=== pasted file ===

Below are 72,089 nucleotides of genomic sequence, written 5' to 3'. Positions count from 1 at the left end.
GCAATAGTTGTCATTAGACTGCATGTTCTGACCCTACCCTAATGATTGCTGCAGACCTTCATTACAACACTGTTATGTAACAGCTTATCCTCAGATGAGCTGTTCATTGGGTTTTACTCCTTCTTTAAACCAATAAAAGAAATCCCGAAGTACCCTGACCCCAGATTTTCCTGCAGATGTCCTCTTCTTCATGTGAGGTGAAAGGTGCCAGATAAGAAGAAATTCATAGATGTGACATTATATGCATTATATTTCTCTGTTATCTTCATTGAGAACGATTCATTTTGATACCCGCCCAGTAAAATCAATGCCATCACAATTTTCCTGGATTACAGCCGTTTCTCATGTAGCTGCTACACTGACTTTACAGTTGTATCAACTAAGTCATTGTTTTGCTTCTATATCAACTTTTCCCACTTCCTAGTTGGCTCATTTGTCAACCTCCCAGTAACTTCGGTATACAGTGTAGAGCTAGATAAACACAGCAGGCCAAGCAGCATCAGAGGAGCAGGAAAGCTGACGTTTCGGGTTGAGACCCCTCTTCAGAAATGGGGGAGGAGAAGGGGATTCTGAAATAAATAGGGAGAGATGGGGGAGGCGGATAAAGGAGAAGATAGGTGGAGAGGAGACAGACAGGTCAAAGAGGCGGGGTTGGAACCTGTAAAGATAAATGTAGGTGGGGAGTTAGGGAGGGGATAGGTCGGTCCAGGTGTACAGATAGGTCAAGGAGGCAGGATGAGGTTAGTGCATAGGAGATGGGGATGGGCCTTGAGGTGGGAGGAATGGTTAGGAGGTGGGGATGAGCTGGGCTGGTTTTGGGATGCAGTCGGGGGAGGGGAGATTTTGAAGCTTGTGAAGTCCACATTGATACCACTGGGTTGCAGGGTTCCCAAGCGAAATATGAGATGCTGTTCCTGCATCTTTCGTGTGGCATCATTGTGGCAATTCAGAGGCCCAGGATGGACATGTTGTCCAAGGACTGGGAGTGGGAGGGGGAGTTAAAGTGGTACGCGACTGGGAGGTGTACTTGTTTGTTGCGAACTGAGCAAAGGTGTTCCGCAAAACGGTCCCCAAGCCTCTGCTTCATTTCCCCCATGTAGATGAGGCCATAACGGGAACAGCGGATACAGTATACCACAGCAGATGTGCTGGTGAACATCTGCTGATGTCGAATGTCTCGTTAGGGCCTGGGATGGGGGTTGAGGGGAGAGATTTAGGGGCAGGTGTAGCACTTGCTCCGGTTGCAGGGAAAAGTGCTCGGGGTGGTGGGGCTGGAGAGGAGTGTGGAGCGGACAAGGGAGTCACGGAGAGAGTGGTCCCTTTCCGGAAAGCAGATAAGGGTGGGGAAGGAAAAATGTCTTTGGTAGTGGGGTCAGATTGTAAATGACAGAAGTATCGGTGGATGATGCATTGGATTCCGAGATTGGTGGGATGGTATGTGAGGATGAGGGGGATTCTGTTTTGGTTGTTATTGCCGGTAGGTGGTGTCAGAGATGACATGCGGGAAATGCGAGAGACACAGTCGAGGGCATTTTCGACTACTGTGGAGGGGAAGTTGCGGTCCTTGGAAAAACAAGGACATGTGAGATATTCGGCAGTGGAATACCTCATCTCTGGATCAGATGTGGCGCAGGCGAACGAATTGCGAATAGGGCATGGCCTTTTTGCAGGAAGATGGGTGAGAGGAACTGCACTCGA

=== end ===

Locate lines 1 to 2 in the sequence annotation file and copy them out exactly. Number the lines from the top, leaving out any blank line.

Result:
Below are 72,089 nucleotides of genomic sequence, written 5' to 3'. Positions count from 1 at the left end.
GCAATAGTTGTCATTAGACTGCATGTTCTGACCCTACCCTAATGATTGCTGCAGACCTTCATTACAACACTGTTATGTAACAGCTTATCCTCAGATGAGCTGTTCATTGGGTTTTACTCCTTCTTTAAACCAATAAAAGAAATCCCGAAGTACCCTGACCCCAGATTTTCCTGCAGATGTCCTCTTCTTCATGTGAGGTGAAAGGTGCCAGATAAGAAGAAATTCATAGATGTGACATTATATGCATTATATTTCTCTGTTATCTTCATTGAGAACGATTCATTTTGATACCCGCCCAGTAAAATCAATGCCATCACAATTTTCCTGGATTACAGCCGTTTCTCATGTAGCTGCTACACTGACTTTACAGTTGTATCAACTAAGTCATTGTTTTGCTTCTATATCAACTTTTCCCACTTCCTAGTTGGCTCATTTGTCAACCTCCCAGTAACTTCGGTATACAGTGTAGAGCTAGATAAACACAGCAGGCCAAGCAGCATCAGAGGAGCAGGAAAGCTGACGTTTCGGGTTGAGACCCCTCTTCAGAAATGGGGGAGGAGAAGGGGATTCTGAAATAAATAGGGAGAGATGGGGGAGGCGGATAAAGGAGAAGATAGGTGGAGAGGAGACAGACAGGTCAAAGAGGCGGGGTTGGAACCTGTAAAGATAAATGTAGGTGGGGAGTTAGGGAGGGGATAGGTCGGTCCAGGTGTACAGATAGGTCAAGGAGGCAGGATGAGGTTAGTGCATAGGAGATGGGGATGGGCCTTGAGGTGGGAGGAATGGTTAGGAGGTGGGGATGAGCTGGGCTGGTTTTGGGATGCAGTCGGGGGAGGGGAGATTTTGAAGCTTGTGAAGTCCACATTGATACCACTGGGTTGCAGGGTTCCCAAGCGAAATATGAGATGCTGTTCCTGCATCTTTCGTGTGGCATCATTGTGGCAATTCAGAGGCCCAGGATGGACATGTTGTCCAAGGACTGGGAGTGGGAGGGGGAGTTAAAGTGGTACGCGACTGGGAGGTGTACTTGTTTGTTGCGAACTGAGCAAAGGTGTTCCGCAAAACGGTCCCCAAGCCTCTGCTTCATTTCCCCCATGTAGATGAGGCCATAACGGGAACAGCGGATACAGTATACCACAGCAGATGTGCTGGTGAACATCTGCTGATGTCGAATGTCTCGTTAGGGCCTGGGATGGGGGTTGAGGGGAGAGATTTAGGGGCAGGTGTAGCACTTGCTCCGGTTGCAGGGAAAAGTGCTCGGGGTGGTGGGGCTGGAGAGGAGTGTGGAGCGGACAAGGGAGTCACGGAGAGAGTGGTCCCTTTCCGGAAAGCAGATAAGGGTGGGGAAGGAAAAATGTCTTTGGTAGTGGGGTCAGATTGTAAATGACAGAAGTATCGGTGGATGATGCATTGGATTCCGAGATTGGTGGGATGGTATGTGAGGATGAGGGGGATTCTGTTTTGGTTGTTATTGCCGGTAGGTGGTGTCAGAGATGACATGCGGGAAATGCGAGAGACACAGTCGAGGGCATTTTCGACTACTGTGGAGGGGAAGTTGCGGTCCTTGGAAAAACAAGGACATGTGAGATATTCGGCAGTGGAATACCTCATCTCTGGATCAGATGTGGCGCAGGCGAACGAATTGCGAATAGGGCATGGCCTTTTTGCAGGAAGATGGGTGAGAGGAACTGCACTCGA